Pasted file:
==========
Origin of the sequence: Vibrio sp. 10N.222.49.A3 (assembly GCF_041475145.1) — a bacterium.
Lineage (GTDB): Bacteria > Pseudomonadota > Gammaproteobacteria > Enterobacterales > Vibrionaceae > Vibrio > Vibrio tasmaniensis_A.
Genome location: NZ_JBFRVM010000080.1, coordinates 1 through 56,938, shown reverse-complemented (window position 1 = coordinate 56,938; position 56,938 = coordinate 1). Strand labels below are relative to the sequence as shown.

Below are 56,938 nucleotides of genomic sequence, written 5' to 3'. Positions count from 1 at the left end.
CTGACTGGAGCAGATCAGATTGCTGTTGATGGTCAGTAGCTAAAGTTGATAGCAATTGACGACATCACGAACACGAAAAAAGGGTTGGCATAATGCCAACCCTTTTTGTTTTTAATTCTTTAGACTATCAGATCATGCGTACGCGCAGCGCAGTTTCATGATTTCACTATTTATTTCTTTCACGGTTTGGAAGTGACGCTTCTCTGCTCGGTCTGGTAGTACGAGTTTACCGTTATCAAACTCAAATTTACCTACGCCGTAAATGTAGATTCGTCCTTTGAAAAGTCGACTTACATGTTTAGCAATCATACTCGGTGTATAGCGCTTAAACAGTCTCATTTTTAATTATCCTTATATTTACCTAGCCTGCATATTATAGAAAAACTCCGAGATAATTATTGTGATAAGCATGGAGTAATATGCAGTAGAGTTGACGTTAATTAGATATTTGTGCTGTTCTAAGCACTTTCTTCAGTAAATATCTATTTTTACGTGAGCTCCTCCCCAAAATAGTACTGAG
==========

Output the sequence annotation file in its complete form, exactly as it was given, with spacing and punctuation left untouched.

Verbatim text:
Origin of the sequence: Vibrio sp. 10N.222.49.A3 (assembly GCF_041475145.1) — a bacterium.
Lineage (GTDB): Bacteria > Pseudomonadota > Gammaproteobacteria > Enterobacterales > Vibrionaceae > Vibrio > Vibrio tasmaniensis_A.
Genome location: NZ_JBFRVM010000080.1, coordinates 1 through 56,938, shown reverse-complemented (window position 1 = coordinate 56,938; position 56,938 = coordinate 1). Strand labels below are relative to the sequence as shown.

Below are 56,938 nucleotides of genomic sequence, written 5' to 3'. Positions count from 1 at the left end.
CTGACTGGAGCAGATCAGATTGCTGTTGATGGTCAGTAGCTAAAGTTGATAGCAATTGACGACATCACGAACACGAAAAAAGGGTTGGCATAATGCCAACCCTTTTTGTTTTTAATTCTTTAGACTATCAGATCATGCGTACGCGCAGCGCAGTTTCATGATTTCACTATTTATTTCTTTCACGGTTTGGAAGTGACGCTTCTCTGCTCGGTCTGGTAGTACGAGTTTACCGTTATCAAACTCAAATTTACCTACGCCGTAAATGTAGATTCGTCCTTTGAAAAGTCGACTTACATGTTTAGCAATCATACTCGGTGTATAGCGCTTAAACAGTCTCATTTTTAATTATCCTTATATTTACCTAGCCTGCATATTATAGAAAAACTCCGAGATAATTATTGTGATAAGCATGGAGTAATATGCAGTAGAGTTGACGTTAATTAGATATTTGTGCTGTTCTAAGCACTTTCTTCAGTAAATATCTATTTTTACGTGAGCTCCTCCCCAAAATAGTACTGAG